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A novel 10 glycolysis-related genes signature could predict overall survival for clear cell renal cell carcinoma

Abstract

Background

The role of glycolysis in tumorigenesis has received increasing attention and multiple glycolysis-related genes (GRGs) have been proven to be associated with tumor metastasis. Hence, we aimed to construct a prognostic signature based on GRGs for clear cell renal cell carcinoma (ccRCC) and to explore its relationships with immune infiltration.

Methods

Clinical information and RNA-sequencing data of ccRCC were obtained from The Cancer Genome Atlas (TCGA) and ArrayExpress datasets. Key GRGs were finally selected through univariate COX, LASSO and multivariate COX regression analyses. External and internal verifications were further carried out to verify our established signature.

Results

Finally, 10 GRGs including ANKZF1, CD44, CHST6, HS6ST2, IDUA, KIF20A, NDST3, PLOD2, VCAN, FBP1 were selected out and utilized to establish a novel signature. Compared with the low-risk group, ccRCC patients in high-risk groups showed a lower overall survival (OS) rate (P = 5.548Ee-13) and its AUCs based on our established signature were all above 0.70. Univariate/multivariate Cox regression analyses further proved that this signature could serve as an independent prognostic factor (all P < 0.05). Moreover, prognostic nomograms were also created to find out the associations between the established signature, clinical factors and OS for ccRCC in both the TCGA and ArrayExpress cohorts. All results remained consistent after external and internal verification. Besides, nine out of 21 tumor-infiltrating immune cells (TIICs) were highly related to high- and low- risk ccRCC patients stratified by our established signature.

Conclusions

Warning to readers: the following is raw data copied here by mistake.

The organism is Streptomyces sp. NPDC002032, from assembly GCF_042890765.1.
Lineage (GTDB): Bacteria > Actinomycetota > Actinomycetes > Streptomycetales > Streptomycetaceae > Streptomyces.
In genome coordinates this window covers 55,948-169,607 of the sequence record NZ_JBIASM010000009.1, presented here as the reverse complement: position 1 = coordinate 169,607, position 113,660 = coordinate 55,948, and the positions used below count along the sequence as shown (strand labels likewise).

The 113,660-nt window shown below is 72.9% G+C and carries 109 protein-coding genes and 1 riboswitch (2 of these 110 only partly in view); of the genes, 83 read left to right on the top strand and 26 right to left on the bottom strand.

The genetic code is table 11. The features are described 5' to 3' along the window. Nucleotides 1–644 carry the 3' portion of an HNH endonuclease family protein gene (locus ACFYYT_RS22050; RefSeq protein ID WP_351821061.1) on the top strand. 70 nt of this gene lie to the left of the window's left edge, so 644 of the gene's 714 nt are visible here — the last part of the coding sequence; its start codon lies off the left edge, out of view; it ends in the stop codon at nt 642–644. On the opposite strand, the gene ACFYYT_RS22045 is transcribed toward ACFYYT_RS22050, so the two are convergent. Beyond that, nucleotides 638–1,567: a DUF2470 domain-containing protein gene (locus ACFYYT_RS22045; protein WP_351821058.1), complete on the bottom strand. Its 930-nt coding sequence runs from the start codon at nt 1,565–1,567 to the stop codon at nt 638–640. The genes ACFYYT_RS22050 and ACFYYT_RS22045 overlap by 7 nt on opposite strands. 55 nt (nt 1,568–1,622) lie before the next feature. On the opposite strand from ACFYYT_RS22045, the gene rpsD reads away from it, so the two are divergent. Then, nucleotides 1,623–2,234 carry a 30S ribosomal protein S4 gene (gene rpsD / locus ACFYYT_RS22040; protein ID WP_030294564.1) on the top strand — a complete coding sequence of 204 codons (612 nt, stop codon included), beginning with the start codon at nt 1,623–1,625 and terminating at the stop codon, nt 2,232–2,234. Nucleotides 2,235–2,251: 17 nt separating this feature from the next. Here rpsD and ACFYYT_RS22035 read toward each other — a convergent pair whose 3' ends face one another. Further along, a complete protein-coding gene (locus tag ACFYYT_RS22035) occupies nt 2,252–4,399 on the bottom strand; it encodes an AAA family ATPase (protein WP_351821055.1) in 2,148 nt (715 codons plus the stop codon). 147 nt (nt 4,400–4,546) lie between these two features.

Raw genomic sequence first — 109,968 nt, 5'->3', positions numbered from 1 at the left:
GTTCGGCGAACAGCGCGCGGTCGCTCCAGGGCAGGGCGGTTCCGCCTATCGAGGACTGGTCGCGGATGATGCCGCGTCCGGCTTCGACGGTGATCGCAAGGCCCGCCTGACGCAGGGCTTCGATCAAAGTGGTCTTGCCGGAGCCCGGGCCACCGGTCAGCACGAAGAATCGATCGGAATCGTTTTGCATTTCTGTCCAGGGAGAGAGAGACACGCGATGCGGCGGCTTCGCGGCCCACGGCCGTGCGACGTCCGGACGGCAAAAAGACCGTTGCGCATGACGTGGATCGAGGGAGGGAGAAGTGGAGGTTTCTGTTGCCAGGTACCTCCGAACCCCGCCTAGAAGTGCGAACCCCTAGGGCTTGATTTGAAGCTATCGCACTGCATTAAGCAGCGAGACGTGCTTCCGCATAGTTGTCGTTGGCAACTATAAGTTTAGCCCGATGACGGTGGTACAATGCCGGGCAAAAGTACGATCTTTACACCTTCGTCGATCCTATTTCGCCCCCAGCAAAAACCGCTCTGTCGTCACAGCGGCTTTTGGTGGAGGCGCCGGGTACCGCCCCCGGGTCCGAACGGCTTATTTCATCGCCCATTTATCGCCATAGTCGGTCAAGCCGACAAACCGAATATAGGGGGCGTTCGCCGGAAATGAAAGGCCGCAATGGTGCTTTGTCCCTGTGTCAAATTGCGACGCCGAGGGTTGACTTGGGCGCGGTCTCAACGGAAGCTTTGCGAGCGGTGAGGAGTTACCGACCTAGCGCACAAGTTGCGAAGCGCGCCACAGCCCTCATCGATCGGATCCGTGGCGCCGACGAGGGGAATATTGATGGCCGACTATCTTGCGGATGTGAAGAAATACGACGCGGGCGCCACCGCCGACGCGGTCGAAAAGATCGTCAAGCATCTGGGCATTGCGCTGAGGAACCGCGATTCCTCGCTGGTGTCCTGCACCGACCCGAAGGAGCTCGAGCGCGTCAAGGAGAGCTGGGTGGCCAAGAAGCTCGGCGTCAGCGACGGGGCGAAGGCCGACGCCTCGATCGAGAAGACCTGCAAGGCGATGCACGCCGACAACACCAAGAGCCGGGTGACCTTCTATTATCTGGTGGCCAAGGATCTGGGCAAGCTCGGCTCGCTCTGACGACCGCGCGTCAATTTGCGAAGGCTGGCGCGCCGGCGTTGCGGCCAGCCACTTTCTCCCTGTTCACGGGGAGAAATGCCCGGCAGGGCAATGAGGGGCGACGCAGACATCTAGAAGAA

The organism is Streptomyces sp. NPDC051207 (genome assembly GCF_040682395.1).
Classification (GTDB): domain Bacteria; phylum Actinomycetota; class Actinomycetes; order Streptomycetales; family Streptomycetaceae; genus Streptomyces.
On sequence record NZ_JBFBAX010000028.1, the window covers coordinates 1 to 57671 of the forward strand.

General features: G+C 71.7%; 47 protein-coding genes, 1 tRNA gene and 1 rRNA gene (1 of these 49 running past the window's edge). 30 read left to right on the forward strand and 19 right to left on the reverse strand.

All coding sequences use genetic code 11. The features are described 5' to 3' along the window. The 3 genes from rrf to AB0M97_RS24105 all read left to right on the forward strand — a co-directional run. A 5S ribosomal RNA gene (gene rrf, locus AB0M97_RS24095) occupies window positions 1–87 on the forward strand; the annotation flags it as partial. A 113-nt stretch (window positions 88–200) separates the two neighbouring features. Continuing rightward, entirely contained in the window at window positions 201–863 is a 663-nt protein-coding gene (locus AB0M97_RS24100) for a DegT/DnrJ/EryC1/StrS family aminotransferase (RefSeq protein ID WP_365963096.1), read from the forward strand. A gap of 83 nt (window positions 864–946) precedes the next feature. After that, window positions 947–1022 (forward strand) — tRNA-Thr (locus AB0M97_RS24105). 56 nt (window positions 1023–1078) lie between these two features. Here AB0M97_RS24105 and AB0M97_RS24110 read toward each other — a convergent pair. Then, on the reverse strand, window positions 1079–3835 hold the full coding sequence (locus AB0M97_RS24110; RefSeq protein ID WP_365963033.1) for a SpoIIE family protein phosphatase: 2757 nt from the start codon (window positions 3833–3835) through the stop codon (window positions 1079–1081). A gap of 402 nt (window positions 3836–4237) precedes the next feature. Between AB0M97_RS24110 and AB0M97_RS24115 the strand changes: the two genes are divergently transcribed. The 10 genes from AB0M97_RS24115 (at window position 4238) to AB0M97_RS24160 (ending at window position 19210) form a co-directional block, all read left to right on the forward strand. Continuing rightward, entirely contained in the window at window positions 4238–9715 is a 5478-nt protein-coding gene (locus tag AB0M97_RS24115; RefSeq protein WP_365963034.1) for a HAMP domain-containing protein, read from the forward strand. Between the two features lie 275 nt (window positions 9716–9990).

A novel signature based on 10 prognostic GRGs was successfully established and verified externally and internally for predicting OS of ccRCC, helping clinicians better and more intuitively predict patients’ survival.

Peer Review reports

Background

Renal cell carcinoma (RCC) incidence is second only to bladder cancer and there will be 73,750 newly estimated cases and 14,830 estimated death in the United States, 2020 [1]. Therein, clear cell RCC (ccRCC) accounts for approximately 70–80% of the pathological subtype of RCC. Due to the insensitivity of radiotherapy or chemotherapy in RCC, its therapy is mainly surgical treatment. At present, survival rates of metastatic kidney cancer are still low. Its two-year survival is lower than 20%, and about one-third of patients are found to have tumor metastasis when diagnosed [2, 3]. Therefore, further understanding of their molecular mechanisms and development of effective early screening and diagnosis methods are essential for improving the treatment effect and life quality for these patients.

In recent years, there have been more and more researches on the metabolic changes of tumor cells. Warburg effect is the most common and widely studied metabolic change in cancer cells, that is, in the presence of oxygen, malignant tumor cells have an inherent tendency to incompletely oxidize glucose [4]. Studies have revealed that many tumors have enhanced glucose uptake in adjacent tissues, and high glucose uptake rates are simultaneously present with suppressed glucose oxidation [4]. Glucose is converted into lactic acid during glycolysis, and cancer cells obtain maximum energy in this way. This phenomenon is ubiquitous in tumors [5], and this metabolic change is particularly noticeable in kidney cancer [6].

Accumulating evidence have reported that glycolysis-related genes (GRGs) are differently expressed in various malignant cancers and play important roles in tumorigenesis and progress. For example, studies have presented that about 90% of patients with sporadic ccRCC have mutations of VHL gene [7]. When this gene is deleted, HIF-α accumulates, and genes such as VEGF, PDGF, TGF-α, and MMP are activated to participate in neovascularization formation, cell proliferation, infiltration and distant metastasis promote the development of tumors [8]. One of the key enzymes of glycolysis, hexokinase 2 (HK2), has turned out to be abnormally expressed in ccRCC and can promote cell proliferation and invasion [9]. Multiple genes, such as FBP1, PLOD2, VCAN, and CD44 have been demonstrated to participate in epithelial-mesenchymal transition (EMT) promotion of tumor metastasis [10,11,12,13]. More and more researches on the relationships between glycolysis and tumor occurrence and development have emerged. Glycolysis roles in the progress of RCC have also been confirmed. However, there is currently no prognostic model for ccRCC based on GRGs. Hence, this article is committed to establish a novel GRGs-related prognostic signature and to explore its associations with immune infiltration for predicting ccRCC patients’ overall survival (OS).